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'Heisenberg' review: Mary-Louise Parker adds a sweet kiss

Denis Arndt and Mary-Louise Parker in "Heisenberg" at

Denis Arndt and Mary-Louise Parker in "Heisenberg" at New York CityCenter - Stage II. Credit: Joan Marcus

A quarter century ago, Mary-Louise Parker played a gorgeous, seemingly ditsy bride whose life changed after she was kissed by a very old stranger in Craig Lucas' "Prelude to a Kiss." Parker again plays a gorgeous, possibly flaky woman in Simon Stephens' "Heisenberg," but, this time, she's the one who changes lives (hers and someone else's) when she impulsively kisses the back of an older man's neck at a London train station.

Where the earlier play dealt with genuine magic, Simon's unlikely two-character love story creates emotional enchantment through fine-tuned, closely observed character studies. Presented on a small runway dividing Manhattan Theatre Club's tiny Stage II, Parker and the equally impressive Denis Arndt peel layers away from these mismatched, lonely grown-ups, who are as confused and fascinated by their history and future as we are.

Mark Brokaw directs the intimate 80 minutes, which explores the relationship, with just two chairs, two tables and an ever-changing search for soft spots in the boulders that people build around themselves. Arndt plays a self-contained butcher from Ireland who cries at unexpected events. Parker plays a teacher's aide who lies about herself. She has an aggressive, almost feral physicality. She may be a stalker, a scammer, or just the kind of babbler who gets magnetized by the vacuum created by quiet, shy people.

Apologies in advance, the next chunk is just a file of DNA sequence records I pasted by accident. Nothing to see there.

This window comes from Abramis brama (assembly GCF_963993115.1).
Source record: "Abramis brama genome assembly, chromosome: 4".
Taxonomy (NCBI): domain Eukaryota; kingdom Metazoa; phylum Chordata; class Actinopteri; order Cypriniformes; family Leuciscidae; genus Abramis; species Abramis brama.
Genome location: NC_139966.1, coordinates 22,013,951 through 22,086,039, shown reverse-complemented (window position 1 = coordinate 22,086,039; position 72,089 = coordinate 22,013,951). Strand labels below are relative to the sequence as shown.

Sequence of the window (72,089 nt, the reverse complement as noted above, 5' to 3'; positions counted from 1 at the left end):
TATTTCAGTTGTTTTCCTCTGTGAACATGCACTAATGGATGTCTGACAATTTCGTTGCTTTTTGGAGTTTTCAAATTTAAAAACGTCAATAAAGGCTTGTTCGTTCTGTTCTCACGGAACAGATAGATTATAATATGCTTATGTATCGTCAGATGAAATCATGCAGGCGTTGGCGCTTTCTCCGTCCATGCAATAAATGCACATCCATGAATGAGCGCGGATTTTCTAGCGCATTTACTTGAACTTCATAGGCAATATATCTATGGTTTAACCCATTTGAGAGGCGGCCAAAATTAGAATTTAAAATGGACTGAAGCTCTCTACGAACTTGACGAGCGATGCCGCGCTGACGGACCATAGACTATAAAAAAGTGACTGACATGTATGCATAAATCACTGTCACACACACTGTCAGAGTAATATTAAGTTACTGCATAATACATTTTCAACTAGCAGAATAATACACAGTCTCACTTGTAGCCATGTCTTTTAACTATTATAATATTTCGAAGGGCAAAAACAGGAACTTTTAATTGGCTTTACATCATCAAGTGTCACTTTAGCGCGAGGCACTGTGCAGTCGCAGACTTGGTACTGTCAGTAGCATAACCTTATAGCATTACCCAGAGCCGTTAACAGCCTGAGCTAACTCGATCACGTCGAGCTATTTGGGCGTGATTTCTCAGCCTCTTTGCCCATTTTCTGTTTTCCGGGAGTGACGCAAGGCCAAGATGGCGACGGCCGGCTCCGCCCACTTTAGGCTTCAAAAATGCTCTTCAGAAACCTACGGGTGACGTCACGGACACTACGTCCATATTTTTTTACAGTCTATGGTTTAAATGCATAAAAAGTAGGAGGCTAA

The title, a curveball, refers to the German physicist's uncertainty principle about the limits we can know about variables. But we can be certain, I think, that this hot-ticket can play as long as its actors feel like it.


WHERE Manhattan Theatre Club Stage II, 131 W. 55th St.

INFO $75; 212-581-1212;

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